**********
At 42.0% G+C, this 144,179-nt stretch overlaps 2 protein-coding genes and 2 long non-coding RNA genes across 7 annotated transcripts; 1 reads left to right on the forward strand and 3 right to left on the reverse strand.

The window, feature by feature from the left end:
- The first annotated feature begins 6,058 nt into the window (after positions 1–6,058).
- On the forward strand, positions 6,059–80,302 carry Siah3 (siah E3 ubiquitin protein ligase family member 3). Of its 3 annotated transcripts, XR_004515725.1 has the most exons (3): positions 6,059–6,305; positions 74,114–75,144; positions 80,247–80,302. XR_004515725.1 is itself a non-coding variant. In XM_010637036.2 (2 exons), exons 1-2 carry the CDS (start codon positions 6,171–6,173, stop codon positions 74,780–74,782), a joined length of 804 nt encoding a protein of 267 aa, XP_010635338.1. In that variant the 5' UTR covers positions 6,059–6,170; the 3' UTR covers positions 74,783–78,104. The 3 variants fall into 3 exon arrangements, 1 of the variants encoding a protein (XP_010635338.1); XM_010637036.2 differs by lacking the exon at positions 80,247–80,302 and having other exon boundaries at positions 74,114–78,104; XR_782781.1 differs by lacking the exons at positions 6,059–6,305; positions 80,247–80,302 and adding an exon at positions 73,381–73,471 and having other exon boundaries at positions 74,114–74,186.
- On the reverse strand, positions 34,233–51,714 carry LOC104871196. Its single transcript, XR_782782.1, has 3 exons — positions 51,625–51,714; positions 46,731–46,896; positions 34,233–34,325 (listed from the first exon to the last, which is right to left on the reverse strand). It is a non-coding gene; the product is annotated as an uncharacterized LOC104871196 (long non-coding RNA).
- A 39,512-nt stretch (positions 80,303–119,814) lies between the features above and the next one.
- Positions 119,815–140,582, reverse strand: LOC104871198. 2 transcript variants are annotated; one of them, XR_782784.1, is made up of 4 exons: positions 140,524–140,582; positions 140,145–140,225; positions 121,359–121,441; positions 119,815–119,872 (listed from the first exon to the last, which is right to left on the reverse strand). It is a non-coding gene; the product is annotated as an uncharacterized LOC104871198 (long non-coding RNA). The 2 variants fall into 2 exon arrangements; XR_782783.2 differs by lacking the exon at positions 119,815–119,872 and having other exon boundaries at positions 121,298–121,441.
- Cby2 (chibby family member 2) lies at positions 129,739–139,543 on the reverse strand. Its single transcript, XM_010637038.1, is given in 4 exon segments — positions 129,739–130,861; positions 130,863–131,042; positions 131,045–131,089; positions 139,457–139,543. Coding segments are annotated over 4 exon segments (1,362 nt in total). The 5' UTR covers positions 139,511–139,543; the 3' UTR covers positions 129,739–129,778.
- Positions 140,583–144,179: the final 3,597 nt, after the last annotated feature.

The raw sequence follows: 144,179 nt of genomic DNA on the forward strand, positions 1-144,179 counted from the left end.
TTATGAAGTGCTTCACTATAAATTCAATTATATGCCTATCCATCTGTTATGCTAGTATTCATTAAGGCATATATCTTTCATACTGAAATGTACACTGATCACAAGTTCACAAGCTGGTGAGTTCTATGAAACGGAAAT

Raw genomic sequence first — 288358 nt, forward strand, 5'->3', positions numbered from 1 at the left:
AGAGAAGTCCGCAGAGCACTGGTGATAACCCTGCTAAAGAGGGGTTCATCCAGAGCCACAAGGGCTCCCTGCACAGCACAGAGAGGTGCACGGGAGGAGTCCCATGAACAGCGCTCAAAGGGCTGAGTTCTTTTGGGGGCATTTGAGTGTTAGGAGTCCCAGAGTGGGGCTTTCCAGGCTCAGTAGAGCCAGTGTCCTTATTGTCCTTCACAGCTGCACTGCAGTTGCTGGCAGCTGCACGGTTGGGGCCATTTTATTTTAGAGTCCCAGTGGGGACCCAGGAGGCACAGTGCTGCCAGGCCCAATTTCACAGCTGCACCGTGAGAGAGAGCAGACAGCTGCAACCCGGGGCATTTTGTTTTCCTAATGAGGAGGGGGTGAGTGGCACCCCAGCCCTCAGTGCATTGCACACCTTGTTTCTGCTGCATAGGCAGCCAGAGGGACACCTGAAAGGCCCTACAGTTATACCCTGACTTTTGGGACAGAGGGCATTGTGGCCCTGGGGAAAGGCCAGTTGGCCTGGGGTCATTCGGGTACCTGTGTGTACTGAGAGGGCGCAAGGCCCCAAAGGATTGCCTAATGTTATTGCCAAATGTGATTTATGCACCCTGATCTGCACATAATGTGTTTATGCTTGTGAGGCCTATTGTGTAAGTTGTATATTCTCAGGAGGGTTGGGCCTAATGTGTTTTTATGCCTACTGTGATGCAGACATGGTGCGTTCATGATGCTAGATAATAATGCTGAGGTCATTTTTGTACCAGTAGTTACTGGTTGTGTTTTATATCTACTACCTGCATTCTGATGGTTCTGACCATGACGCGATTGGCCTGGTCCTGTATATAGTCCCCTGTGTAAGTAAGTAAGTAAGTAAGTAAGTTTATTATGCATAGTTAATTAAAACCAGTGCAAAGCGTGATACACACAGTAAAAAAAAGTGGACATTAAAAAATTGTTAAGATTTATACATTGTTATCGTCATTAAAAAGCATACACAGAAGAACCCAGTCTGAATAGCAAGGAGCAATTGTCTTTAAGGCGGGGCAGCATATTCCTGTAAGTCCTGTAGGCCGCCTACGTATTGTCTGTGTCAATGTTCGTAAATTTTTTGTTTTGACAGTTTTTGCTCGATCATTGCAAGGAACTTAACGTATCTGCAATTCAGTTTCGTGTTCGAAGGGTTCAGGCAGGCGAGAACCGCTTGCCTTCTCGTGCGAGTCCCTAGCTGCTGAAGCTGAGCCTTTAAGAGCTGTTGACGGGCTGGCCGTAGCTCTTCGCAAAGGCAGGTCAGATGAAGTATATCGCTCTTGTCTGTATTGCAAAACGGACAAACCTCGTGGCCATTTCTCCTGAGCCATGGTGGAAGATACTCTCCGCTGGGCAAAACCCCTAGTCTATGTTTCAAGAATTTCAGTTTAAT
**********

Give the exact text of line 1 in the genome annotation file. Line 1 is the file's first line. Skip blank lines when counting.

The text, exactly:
At 42.0% G+C, this 144,179-nt stretch overlaps 2 protein-coding genes and 2 long non-coding RNA genes across 7 annotated transcripts; 1 reads left to right on the forward strand and 3 right to left on the reverse strand.